Argonne National Laboratory

Feature Stories

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Summer interns Cayla Hamann (background) and Cheng Chang (foreground) help install a water sensor on the UChicago campus. (Image courtesy of The University of Chicago/ Xufeng Zhang.)
IME scientists dig deep in soil for data to improve agriculture, pollution

Soil is incredibly complex—full of organisms, microbes and chemicals that move and change constantly <&mdash>— and it all feeds into crop health and the Earth’s nutrient cycles in ways that aren’t fully understood. Recent advances in wireless data communications and the growing revolution of portable, cheap sensors have made it possible for scientists, including Profs. Monisha Ghosh and Supratik Guha, to start a pilot program to take real-time soil measurements.

January 12, 2018
Four of the Department of Energy’s ‘Top 40’ research milestones since 1977 involved Argonne scientists. (Image courtesy of Claire Ballweg/Department of Energy and National Energy Research Scientific Computing Center.)
Reaching the Department of Energy’s ‘Top 40’

The U.S. Department of Energy honors Argonne researchers in top 40 research-paper countdown.

January 3, 2018
Oleo Sponge picks up oil during tests at Argonne. (Image by Mark Lopez/Argonne National Laboratory.)
Nine ways Argonne advanced science and technology in 2017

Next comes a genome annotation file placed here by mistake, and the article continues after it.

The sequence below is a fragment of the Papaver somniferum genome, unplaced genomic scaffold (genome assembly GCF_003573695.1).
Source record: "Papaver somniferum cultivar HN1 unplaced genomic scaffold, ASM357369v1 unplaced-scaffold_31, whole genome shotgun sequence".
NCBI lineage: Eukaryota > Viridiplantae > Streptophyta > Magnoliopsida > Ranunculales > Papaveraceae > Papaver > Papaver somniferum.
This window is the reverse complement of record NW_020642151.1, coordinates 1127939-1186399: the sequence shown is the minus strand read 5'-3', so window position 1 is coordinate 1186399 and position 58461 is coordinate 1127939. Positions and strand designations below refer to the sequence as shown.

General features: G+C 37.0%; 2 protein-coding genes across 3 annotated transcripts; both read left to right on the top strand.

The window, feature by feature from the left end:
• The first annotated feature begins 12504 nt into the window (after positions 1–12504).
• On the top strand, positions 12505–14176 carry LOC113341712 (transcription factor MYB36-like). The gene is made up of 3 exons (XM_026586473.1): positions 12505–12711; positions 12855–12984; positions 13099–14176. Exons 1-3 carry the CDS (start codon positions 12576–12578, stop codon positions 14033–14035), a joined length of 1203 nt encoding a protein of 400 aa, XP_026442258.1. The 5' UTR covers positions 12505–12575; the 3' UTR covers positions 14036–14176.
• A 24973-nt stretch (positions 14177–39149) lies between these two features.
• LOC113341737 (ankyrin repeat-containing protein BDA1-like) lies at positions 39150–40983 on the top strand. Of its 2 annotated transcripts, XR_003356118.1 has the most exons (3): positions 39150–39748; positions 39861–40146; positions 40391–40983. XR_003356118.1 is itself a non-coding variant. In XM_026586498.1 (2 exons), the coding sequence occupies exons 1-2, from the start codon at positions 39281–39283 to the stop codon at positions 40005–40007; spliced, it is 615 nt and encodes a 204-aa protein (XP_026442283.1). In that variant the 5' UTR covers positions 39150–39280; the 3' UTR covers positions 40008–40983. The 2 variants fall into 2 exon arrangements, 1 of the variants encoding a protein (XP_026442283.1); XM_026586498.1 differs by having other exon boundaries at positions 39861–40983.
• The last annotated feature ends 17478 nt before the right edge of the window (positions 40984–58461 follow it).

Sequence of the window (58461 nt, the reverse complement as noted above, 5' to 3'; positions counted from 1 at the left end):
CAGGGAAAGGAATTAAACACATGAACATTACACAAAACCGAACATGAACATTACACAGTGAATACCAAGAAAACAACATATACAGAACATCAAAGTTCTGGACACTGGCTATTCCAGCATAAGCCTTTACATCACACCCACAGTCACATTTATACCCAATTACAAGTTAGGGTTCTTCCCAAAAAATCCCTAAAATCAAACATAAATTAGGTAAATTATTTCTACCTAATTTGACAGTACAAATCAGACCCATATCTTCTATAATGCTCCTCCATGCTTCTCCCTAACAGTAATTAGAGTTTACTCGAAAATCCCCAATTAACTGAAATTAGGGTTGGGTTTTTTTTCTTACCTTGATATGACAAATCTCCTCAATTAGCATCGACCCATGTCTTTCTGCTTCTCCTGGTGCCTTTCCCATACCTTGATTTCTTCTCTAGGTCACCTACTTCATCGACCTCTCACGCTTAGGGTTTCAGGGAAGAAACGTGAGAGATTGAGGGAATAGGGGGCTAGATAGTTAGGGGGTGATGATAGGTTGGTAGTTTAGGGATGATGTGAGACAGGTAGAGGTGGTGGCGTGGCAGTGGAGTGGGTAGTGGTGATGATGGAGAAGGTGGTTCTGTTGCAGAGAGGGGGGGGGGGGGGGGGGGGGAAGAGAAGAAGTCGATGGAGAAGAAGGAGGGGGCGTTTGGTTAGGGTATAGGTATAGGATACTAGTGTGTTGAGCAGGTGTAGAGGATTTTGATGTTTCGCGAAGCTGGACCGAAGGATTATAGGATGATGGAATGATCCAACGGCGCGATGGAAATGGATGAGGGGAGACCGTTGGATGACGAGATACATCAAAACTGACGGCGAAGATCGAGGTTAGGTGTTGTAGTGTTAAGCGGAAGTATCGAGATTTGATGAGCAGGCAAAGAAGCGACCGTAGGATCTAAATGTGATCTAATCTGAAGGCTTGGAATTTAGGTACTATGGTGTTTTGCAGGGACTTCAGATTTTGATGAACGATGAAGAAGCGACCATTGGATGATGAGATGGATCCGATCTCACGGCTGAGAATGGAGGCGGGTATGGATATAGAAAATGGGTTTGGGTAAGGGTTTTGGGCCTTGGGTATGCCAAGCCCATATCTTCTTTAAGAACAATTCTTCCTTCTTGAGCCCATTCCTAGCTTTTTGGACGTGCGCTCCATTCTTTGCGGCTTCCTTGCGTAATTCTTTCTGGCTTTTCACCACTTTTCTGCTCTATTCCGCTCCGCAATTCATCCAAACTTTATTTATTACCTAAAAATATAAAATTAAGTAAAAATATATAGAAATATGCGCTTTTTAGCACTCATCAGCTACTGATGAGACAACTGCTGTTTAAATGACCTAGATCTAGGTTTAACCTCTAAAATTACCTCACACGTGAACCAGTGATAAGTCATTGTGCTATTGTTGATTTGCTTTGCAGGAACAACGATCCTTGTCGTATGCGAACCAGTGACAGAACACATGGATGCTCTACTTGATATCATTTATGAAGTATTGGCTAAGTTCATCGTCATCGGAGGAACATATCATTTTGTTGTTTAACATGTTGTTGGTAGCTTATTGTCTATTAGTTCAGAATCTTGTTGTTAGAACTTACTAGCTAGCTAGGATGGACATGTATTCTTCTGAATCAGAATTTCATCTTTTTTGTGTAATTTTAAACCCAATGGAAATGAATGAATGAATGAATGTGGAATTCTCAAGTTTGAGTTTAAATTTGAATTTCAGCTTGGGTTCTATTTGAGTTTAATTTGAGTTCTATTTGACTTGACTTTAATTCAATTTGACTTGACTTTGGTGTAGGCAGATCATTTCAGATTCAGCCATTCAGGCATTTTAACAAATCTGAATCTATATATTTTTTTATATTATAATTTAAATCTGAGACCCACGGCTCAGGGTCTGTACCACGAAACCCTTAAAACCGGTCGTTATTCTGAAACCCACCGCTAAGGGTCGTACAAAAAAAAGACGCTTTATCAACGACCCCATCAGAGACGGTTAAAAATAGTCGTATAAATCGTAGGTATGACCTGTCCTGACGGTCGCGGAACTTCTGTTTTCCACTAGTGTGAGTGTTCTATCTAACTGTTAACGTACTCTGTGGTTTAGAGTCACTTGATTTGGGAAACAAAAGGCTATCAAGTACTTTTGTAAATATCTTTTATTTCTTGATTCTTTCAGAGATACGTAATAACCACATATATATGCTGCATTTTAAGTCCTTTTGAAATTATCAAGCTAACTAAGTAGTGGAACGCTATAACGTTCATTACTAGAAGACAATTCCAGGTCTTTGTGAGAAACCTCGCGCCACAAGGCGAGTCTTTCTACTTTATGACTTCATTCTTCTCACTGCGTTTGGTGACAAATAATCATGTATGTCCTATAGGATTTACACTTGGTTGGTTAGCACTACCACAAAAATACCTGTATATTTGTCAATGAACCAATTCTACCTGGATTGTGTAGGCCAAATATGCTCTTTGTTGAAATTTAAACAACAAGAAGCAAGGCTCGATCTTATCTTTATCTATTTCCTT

As 2018 approaches, Argonne looks back at nine cool stories that came out of research projects and collaborations at the laboratory.

December 21, 2017
The figure in the foreground shows near-infrared and broadband light pulses (squiggly lines at top) striking a silver nanocube measuring 150 nanometers square. The near-infrared pulse excites electrons in the nanostructure, while the broadband pulse monitors their optical response. An aluminum oxide spacer separates the nanocube from a gold film with a thickness of 50 nanometers. The spacer measures between 1 and 25 nanometers thick. A water molecule, by comparison, is approximately 1.5 nanometers in diameter. (Image courtesy of Matthew Sykes, Argonne National Laboratory, Shutterstock / Triff and Shutterstock / siro46.)
‘Hot’ electrons heat up solar energy research

Argonne research has shown how hybrid nanomaterials may be used to convert light energy more efficiently for applications in photocatalysis, photovoltaics and ultrafast optics.

December 20, 2017
Argonne scientists will be studying the physics of unusual atomic nuclei with this world-class gamma ray spectrometer. (Image by Argonne National Laboratory.)
Welcome back, GRETINA

GRETINA, a state-of-the-art gamma ray spectrometer, is back at Argonne and will be contributing to our knowledge of nuclear physics, the structure of subatomic nuclei and other ingredients of the universe.

December 6, 2017
Researchers at Argonne and other national laboratories are seeking to identify and fill gaps hindering the commercialization of extreme fast charging for plug-in electric vehicles. The U.S. Department of Energy’s Vehicle Technologies Office recently announced its commitment to this goal via a $15 million funding opportunity. (Image by Argonne National Laboratory.)